Beastie Boys – Paul’s Boutique
The Beastie Boys’ Licensed to Ill captured the hearts and minds of suburban, middle-class teens who yearned for something bold and fresh yet palatable. It was their second album, Paul’s Boutique, through which they gained something far greater: critical and hip-hop community respect. The Beastie Boys expanded their music palette by offering inspired, obscure samples while raising the stakes with their sonic output and dense wordplay. This album’s cover captures the true essence of a bygone era of Lower East Side of Manhattan. It also visualizes their new and improved sound.
Bob Dylan – The Freewheelin’ Bob Dylan
In the early 1960s, Bob Dylan was the talk of the town as he made his rounds in the local coffee shop/folk circuit of the West Village. His recording company, Columbia Records, knew they were sitting on something potentially big with the release of his second record, and with good reason: Freewheelin’ contains some of Dylan’s most iconic songs: ‘Blowing in the Wind,’ ‘Masters of War,’ and ‘A Hard Rain’s Gonna Fall.’ The Columbia A & R team worked on trying to capture him within his environment. The cover portrays a young Dylan and a lady friend rambling along Jones Street and West 4th Street in the middle of winter.
Led Zeppelin – Physical Graffiti
By 1975, Led Zeppelin had become the biggest music act on the planet. They had just come off a world tour promoting two monster albums that turned them a household name: Zeppelin IV and Houses of the Holy. With this new clout, bandleaders Jimmy Page and Robert Plant wanted to expand upon the band’s musical boundaries and visual style. They brought in artist Mike Dowd and designer Peter Corriston to help with the conceptualization of their latest effort, Physical Graffiti. Dowd and Corriston envisioned a large apartment building on the cover with the windows of the building hollowed out. The two inner sleeves would be filled with interchangeable artwork providing the record multiple looks. After several weeks in New York City, scouting around tenement apartment buildings, they finally decided upon two connected buildings on St. Mark’s Place situated in the East Village. Physical Graffiti is seen one of rock and roll’s most iconic album covers.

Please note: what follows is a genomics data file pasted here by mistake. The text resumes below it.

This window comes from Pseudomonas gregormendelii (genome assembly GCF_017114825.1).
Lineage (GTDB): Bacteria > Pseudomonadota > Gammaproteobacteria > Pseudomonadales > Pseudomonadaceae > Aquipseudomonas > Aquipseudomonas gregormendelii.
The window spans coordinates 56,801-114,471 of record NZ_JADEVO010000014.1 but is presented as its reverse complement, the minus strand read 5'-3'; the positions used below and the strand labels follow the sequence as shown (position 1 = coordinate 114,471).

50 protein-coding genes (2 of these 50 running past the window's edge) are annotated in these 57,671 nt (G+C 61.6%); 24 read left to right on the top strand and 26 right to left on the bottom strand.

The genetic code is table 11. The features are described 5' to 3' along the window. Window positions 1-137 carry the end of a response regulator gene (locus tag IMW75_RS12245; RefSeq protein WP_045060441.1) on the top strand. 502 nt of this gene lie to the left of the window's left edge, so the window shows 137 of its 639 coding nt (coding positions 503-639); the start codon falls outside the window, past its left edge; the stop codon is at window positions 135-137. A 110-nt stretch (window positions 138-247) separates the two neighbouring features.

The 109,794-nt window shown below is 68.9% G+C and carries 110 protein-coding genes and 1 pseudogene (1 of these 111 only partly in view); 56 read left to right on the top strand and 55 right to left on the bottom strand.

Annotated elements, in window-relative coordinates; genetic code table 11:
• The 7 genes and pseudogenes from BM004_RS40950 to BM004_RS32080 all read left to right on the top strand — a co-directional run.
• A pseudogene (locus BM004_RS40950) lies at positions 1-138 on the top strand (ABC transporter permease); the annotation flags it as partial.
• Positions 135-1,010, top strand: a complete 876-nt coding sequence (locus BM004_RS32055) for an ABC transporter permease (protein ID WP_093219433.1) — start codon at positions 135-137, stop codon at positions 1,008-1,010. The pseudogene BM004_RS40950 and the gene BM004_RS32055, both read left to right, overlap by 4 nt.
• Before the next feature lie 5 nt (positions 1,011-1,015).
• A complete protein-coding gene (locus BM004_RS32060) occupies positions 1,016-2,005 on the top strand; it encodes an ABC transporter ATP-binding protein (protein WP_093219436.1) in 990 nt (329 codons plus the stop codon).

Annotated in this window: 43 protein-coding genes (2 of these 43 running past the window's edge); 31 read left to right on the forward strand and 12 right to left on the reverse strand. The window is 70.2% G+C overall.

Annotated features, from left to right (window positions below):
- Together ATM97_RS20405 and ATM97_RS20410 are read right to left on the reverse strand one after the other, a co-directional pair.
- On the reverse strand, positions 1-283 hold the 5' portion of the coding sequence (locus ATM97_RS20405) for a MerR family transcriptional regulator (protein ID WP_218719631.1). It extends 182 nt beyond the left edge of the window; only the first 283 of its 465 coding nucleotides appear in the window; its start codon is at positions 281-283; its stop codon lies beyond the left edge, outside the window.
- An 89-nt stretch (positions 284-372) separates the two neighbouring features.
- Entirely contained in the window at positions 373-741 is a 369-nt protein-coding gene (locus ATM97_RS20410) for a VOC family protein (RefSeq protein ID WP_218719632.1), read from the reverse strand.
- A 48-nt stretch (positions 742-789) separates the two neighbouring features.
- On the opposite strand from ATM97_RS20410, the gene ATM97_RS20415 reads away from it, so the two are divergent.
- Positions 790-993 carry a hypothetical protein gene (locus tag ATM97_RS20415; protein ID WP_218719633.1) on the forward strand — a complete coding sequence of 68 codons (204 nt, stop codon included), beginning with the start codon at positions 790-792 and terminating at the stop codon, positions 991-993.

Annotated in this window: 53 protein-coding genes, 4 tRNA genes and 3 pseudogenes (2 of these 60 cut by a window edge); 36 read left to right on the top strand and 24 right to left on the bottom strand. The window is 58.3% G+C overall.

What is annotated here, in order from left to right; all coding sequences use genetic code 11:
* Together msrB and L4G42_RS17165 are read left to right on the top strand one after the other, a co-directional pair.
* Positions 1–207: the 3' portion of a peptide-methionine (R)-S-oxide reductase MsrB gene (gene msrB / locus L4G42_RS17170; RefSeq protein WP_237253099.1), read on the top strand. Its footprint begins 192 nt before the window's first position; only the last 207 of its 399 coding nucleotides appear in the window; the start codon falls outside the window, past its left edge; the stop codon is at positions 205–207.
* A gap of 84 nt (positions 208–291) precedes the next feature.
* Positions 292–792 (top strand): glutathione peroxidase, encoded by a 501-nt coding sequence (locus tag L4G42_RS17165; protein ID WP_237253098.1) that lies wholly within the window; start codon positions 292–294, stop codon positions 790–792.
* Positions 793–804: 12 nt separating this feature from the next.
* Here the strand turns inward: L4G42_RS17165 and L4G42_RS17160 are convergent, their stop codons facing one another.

Simon and Garfunkel – Wednesday Morning, 3 A.M.
Wednesday Morning, 3 A.M. was this dynamic duo’s 1964 record debut. Simon and Garfunkel were still a year or two away from becoming a top 40-radio staple hit machine for the remainder of the 1960’s. Paul Simon was still in the process of honing his song craft. A good portion of the record is folk song covers. It does contain ‘The Sound of Silence,’ considered one of his best. The album cover, accompanied with ‘Silence,’ conveys the power of those rare, lonely, New York moments by way of a subway platform.
Vampire Weekend – Modern Vampires of the City